Traditional risk factors used in the multivariable analyses included smoking history, diabetes, diagnosis of hypertension, and cholesterol levels. Statistical analysis was performed using SPSS for Windows (version 10.0, SPSS Inc., Chicago, Illinois). All p values are two-tailed, and confidence intervals (CI) have been calculated at the 95% level.
Baseline demographic characteristics, classical risk factors, and medical treatment at study entry are shown in Table 1. The characteristics of chest pain in all 137 patients are presented in Table 2. Episodes of chest pain were often prolonged (72% of patients had chest pain episodes ≥5 min). All patients had exertional chest pain, but 53% of them also had chest pain at rest. Rest chest pain was the predominant symptom in only 10% of patients. Regarding weekly occurrence of chest pain, 39% of patients had ≥5 chest pain episodes per week.
Exercise stress test responses were positive in 86 (63%) patients, and 61 (45%) patients had at least one transient ischemic episode on ECG Holter monitoring. Three recordings (2%) were excluded from analyses due to technical problems. The average number of ST-segment depressions per patient was 2.1 ± 1.4 (range, 1 to 8).
We did not find a relationship between exercise stress test or 24-h ECG Holter monitoring results and the number of chest pain episodes per week or the duration of chest pain episodes (Table 3).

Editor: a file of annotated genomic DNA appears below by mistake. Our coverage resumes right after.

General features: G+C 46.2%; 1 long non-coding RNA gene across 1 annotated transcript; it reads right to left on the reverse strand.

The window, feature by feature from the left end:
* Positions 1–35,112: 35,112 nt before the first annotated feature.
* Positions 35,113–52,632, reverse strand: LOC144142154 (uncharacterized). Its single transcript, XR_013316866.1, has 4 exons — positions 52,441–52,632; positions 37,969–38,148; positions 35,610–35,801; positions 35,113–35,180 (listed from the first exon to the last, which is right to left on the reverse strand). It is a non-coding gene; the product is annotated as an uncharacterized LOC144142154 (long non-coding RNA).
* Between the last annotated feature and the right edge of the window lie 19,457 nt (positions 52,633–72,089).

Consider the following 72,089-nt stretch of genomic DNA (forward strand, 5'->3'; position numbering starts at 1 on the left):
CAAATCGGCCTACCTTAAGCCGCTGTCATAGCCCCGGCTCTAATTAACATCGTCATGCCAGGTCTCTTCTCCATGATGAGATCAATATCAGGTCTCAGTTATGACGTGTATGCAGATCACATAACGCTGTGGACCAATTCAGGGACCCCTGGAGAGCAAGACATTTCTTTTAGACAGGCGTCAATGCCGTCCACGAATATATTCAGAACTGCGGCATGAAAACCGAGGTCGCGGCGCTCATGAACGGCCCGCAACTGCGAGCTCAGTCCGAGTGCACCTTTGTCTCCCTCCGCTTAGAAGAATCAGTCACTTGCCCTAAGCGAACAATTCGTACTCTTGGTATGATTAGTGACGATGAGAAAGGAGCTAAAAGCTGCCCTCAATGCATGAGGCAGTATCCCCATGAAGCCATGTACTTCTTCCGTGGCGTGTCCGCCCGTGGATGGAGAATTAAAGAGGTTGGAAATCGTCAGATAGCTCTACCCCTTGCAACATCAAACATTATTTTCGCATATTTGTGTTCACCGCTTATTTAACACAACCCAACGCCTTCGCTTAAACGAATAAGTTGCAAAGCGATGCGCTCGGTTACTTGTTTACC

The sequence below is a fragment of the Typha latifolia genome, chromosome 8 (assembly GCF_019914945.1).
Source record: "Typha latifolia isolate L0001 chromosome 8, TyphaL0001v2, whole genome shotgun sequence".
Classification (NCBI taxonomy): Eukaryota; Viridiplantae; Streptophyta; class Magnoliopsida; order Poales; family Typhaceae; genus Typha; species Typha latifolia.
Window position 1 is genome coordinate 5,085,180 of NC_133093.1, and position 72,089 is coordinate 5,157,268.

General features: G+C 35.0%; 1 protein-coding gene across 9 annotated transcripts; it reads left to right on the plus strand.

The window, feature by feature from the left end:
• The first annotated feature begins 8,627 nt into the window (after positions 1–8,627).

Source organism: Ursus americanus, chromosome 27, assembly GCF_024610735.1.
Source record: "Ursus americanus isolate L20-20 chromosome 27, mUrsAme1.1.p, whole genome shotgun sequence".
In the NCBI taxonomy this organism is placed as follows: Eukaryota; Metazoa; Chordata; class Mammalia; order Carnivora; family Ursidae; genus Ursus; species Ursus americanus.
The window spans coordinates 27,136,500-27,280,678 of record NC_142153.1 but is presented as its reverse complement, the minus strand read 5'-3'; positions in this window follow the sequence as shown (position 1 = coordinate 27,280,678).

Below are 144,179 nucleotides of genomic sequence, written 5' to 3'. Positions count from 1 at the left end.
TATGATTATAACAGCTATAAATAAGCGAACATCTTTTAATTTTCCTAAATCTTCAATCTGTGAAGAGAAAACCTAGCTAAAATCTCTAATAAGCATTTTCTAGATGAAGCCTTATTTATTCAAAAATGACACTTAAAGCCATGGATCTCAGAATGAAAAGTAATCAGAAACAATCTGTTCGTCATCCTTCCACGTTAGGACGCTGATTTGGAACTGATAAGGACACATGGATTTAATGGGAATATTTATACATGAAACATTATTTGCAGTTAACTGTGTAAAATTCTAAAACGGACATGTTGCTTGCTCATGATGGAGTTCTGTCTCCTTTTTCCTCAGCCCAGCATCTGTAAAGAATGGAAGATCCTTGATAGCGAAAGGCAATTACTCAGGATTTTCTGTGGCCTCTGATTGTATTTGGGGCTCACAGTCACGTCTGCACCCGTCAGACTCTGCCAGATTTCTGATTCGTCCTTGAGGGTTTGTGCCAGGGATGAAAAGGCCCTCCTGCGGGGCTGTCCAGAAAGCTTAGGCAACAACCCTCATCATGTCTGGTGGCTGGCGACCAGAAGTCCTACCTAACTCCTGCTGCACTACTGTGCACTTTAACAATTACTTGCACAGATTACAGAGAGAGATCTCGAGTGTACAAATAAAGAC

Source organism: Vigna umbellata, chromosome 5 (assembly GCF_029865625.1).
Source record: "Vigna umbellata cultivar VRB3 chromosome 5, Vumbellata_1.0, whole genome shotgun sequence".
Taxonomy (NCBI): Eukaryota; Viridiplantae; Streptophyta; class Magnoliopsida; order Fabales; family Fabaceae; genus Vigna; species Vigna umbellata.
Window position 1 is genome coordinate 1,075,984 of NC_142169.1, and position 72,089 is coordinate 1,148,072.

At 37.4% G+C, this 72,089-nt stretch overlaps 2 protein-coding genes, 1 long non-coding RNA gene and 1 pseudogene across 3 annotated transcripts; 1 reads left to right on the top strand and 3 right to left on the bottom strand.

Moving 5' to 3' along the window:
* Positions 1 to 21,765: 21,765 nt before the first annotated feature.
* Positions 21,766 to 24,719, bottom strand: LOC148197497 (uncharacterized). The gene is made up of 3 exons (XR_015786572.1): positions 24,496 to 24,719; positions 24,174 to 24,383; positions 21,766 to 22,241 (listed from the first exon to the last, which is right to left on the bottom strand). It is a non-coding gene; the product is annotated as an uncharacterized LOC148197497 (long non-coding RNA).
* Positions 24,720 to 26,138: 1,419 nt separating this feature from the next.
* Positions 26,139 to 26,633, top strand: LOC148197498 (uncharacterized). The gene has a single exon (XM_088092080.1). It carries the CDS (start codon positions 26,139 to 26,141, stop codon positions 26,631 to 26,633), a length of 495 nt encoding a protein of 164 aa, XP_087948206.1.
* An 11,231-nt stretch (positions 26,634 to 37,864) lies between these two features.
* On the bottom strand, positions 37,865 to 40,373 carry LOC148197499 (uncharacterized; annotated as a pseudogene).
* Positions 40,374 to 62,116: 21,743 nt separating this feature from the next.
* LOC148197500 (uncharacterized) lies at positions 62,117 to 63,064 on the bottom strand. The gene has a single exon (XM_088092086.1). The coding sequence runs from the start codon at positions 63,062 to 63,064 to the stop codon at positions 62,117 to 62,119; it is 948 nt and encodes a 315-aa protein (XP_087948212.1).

Clinical characteristics and hs-CRP levels
Baseline hs-CRP levels in the whole patient population ranged from 0.1 to 17.2 mg/l (mean 2.0 ± 2.5 mg/l).
Patients with prolonged angina episodes (>20 min) had significantly higher hs-CRP levels (3.9 ± 4.1 mg/l) than patients with moderate (5 to 20 min) duration of pain (1.5 ± 1.4 mg/l; p < 0.001) and those with short-lasting (<5 min) episodes (1.5 ± 1.3 mg/l; p < 0.001). Similarly, patients with a greater number of chest pain episodes (≥5 per week) had significantly higher levels of hs-CRP (2.9 ± 3.3 mg/l) than patients with two to four episodes (1.6 ± 1.7 mg/l; p = 0.015) and those with <2 episodes of chest pain (1.3 ± 1.2 mg/l; p = 0.004), as shown in Figure 1. These significant differences were maintained after adjustment for traditional risk factors; hs-CRP concentration was nonsignificantly (p = 0.6) higher in patients with both exertional and rest pain (2.2 ± 2.5 mg/l) compared with patients with exertional chest pain only (1.8 ± 2.5 mg/l) or those with predominantly rest chest pain (1.7 ± 1.7 mg/l).
Exercise stress testing, 24-h ECG holter data, and hs-CRP levels
In patients with a positive exercise stress test, hs-CRP level was significantly higher (2.6 ± 2.8 mg/l) than in patients with a negative exercise stress test result (1.1 ± 1.1 mg/l; p < 0.001). Similarly, patients with ischemic episodes during 24-h Holter monitoring had higher hs-CRP levels (3.4 ± 3.1 mg/l) compared with patients without ST-segment shifts (0.9 ± 0.7 mg/l; p < 0.001). These differences remained significant after adjustment for traditional risk factors.
The number of ischemic episodes during the 24-h ECG Holter monitoring was significantly correlated with hs-CRP concentration (Spearman r = 0.65; p < 0.001). When analysis was limited to the 86 patients with a positive exercise stress test result, both ST-segment depression at peak exercise and rate pressure product at 1-mm ST-segment depression correlated significantly with hs-CRP levels (Spearman r = −0.43; p < 0.001 and Spearman r = −0.42; p < 0.001, respectively) (Fig. 2).